“Barnard really created such a strong sense of self-worth but it left it up to us and up to me how to translate that sense of self worth into actual behavior once you start working fulltime.”

And she mentioned culture just now – Michelle was born in China, mostly raised in America, now living in England. And one thing the British do a lot is apologize. That’s something Michelle and her class at Barnard were taught not to do – that too many women apologize over nothing, that it undermines your authority…be assertive, they were told.

Then, she started working in the land of Hugh Grant…

“So if you go into a culture where apologizing is so embedded into politeness and how people speak to one another, and there are so many nuanced meanings to the word ‘sorry’ – it could be an aggressive sorry, it could be like sorry, but I’m not sorry at all’ – if I’ve been taught not to apologize and to be super assertive, how do I behave in this new environment?”

She’s only been in London a year and a half, but she’s mustered up a few tactics…

“So far what I’ve been doing is not apologizing but trying to be as considerate and as polite as possible…it still feels weird because ‘sorry’ is still very much a part of the English lingo and I do want to participate in that. But you know, now there’s this tension between I don’t want to apologize because I want to say what I need and ask for what I need without communicating guilt. But on the other hand I think this is just another example of how maybe it would have been helpful and it would be helpful now to have more examples of how to translate these ideals about the equality between men and women into reality, into a world and a life where you don’t see that equality played out in a lot of circumstances.”

Homework for colleges, perhaps.

And speaking of equality, when I was with Debora Spar, the president of Barnard, we got onto the topic of men’s and women’s behavior in the office. I mentioned an email I got from a listener. She talked about a time she was with a female supervisor when that woman suddenly bent down to adjust her stocking – she joked that as they were two girls together it was OK. But my listener thought it was unprofessional. 

Debora Spar agrees.

“I’m pretty hard core about this. I think we all need to separate our emotional lives from our work lives. I’ve been quoted harshly but I still stand by the quote. Don’t cry in the office. Don’t put your stockings on in full view, I don’t care who’s in the room, your work life is not your personal life. Of course that doesn’t mean you can’t share celebrations or God forbid tragedies with your co-workers. But our work lives are not our personal lives.”

AM-T: “But what if something at work is making you cry?”

“Go to the ladies’ room, wait till you get home…I don’t think the work environment demands crying. It just shouldn’t. That doesn’t mean you won’t feel like it from time to time, but keep it out of your professional life…and I say that to both men and women but I think women are a little bit more prone to thinking it’s OK.”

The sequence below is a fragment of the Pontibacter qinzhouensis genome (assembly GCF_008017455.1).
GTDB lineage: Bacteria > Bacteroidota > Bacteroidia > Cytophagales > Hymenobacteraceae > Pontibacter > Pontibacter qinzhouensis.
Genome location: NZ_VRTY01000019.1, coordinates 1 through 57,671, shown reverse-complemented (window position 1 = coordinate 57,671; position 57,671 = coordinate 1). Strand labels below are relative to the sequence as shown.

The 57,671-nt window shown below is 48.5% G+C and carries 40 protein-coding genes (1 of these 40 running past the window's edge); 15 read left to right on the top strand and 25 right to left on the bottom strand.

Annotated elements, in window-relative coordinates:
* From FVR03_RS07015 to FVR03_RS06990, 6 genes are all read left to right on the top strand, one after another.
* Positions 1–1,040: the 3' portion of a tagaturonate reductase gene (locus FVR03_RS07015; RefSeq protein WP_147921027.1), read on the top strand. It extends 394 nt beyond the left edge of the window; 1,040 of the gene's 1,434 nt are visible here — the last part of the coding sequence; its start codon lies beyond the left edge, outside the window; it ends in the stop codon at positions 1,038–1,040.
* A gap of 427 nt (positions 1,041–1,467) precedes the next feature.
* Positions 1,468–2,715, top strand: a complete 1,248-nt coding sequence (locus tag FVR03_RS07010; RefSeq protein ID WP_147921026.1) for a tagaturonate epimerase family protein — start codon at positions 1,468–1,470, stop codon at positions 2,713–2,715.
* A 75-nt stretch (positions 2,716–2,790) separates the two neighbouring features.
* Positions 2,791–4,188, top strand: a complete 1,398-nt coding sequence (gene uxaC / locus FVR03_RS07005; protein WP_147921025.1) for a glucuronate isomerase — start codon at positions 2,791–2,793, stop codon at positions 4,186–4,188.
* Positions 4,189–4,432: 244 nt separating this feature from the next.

AM-T: “But we’re also more prone to cry for physiological reasons actually, so that’s why I think it’s a bit unfair on us because if we do well up in a work situation people are rolling their eyes…”

“But I think there’s an analog to it – men, don’t lose your tempers at work, I don’t care how angry you get, work is not an environment for screaming…keep your tempers in check, don’t tell sexual jokes, they don’t belong in the workplace…so I think there are different things I would push out of the workplace for men and women but I think there’s a list that applies to everybody. There are certain behaviors that don’t belong in the workplace. They’re not professional.”

Debora Spar – thanks so much to her and my other guests for appearing in this episode. Last year I did a whole show on emotions at the office – you can find it in the archives, it was number 36 - people do have quite different opinions on that topic of crying at work.

And don’t forget to check out my sponsor – especially if you’re a news junkie – they’re at ForeignAffairs.com/broad – you’ll get a huge discount on a year’s subscription by going to that web address.

And I want to recommend an episode of another podcast that a listener recommended to me on Twitter. It’s the Freakonomics podcast and the episode I loved recently is the one where host Stephen Dubner interviewed Harvard president Drew Gilpin Faust. She went to an all women’s college herself – Bryn Mawr – she now runs one of the most famous educational institutions in the world. It’s a great listen.

And of course if you had an all-female education I’d love to hear from you – actually even if you didn’t – you can post a comment under this episode at The Broad Experience dot com or on the show’s Facebook page.

And for those of you who were incensed by some of the comments in my last show about the innate characteristics of men and women – I do plan to tackle this topic with a neuroscientist in a future show, hopefully before the end of this year.

I’m Ashley Milne-Tyte. Thanks for listening.